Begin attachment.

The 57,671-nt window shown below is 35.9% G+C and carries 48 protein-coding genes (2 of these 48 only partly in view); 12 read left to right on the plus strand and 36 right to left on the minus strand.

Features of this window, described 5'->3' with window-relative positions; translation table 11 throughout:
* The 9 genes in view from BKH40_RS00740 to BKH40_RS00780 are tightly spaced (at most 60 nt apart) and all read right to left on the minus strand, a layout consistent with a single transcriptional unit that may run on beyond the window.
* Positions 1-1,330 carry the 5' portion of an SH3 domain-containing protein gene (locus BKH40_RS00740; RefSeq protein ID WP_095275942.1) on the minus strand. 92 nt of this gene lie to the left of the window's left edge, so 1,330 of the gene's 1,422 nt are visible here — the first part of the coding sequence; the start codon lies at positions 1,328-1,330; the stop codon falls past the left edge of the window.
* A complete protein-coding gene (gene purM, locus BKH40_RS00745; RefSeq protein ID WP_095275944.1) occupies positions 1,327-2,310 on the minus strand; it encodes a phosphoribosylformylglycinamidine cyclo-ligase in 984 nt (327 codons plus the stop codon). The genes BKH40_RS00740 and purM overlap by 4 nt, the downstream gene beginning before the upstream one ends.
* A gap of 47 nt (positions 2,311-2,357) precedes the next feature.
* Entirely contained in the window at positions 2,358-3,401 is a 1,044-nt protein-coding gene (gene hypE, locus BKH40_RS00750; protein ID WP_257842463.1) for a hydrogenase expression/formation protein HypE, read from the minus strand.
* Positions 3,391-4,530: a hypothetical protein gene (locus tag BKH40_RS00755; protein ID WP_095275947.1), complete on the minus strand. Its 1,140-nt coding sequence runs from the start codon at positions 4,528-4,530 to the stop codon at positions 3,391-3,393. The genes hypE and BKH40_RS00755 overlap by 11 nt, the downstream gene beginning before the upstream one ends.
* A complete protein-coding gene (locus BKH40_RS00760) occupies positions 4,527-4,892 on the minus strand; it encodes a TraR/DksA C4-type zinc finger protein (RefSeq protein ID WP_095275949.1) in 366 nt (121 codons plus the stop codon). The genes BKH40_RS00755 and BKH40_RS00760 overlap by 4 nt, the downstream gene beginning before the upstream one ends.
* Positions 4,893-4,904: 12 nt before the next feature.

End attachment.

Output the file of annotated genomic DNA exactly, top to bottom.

The 57,671-nt window shown below is 35.9% G+C and carries 48 protein-coding genes (2 of these 48 only partly in view); 12 read left to right on the plus strand and 36 right to left on the minus strand.

Features of this window, described 5'->3' with window-relative positions; translation table 11 throughout:
* The 9 genes in view from BKH40_RS00740 to BKH40_RS00780 are tightly spaced (at most 60 nt apart) and all read right to left on the minus strand, a layout consistent with a single transcriptional unit that may run on beyond the window.
* Positions 1-1,330 carry the 5' portion of an SH3 domain-containing protein gene (locus BKH40_RS00740; RefSeq protein ID WP_095275942.1) on the minus strand. 92 nt of this gene lie to the left of the window's left edge, so 1,330 of the gene's 1,422 nt are visible here — the first part of the coding sequence; the start codon lies at positions 1,328-1,330; the stop codon falls past the left edge of the window.
* A complete protein-coding gene (gene purM, locus BKH40_RS00745; RefSeq protein ID WP_095275944.1) occupies positions 1,327-2,310 on the minus strand; it encodes a phosphoribosylformylglycinamidine cyclo-ligase in 984 nt (327 codons plus the stop codon). The genes BKH40_RS00740 and purM overlap by 4 nt, the downstream gene beginning before the upstream one ends.
* A gap of 47 nt (positions 2,311-2,357) precedes the next feature.
* Entirely contained in the window at positions 2,358-3,401 is a 1,044-nt protein-coding gene (gene hypE, locus BKH40_RS00750; protein ID WP_257842463.1) for a hydrogenase expression/formation protein HypE, read from the minus strand.
* Positions 3,391-4,530: a hypothetical protein gene (locus tag BKH40_RS00755; protein ID WP_095275947.1), complete on the minus strand. Its 1,140-nt coding sequence runs from the start codon at positions 4,528-4,530 to the stop codon at positions 3,391-3,393. The genes hypE and BKH40_RS00755 overlap by 11 nt, the downstream gene beginning before the upstream one ends.
* A complete protein-coding gene (locus BKH40_RS00760) occupies positions 4,527-4,892 on the minus strand; it encodes a TraR/DksA C4-type zinc finger protein (RefSeq protein ID WP_095275949.1) in 366 nt (121 codons plus the stop codon). The genes BKH40_RS00755 and BKH40_RS00760 overlap by 4 nt, the downstream gene beginning before the upstream one ends.
* Positions 4,893-4,904: 12 nt before the next feature.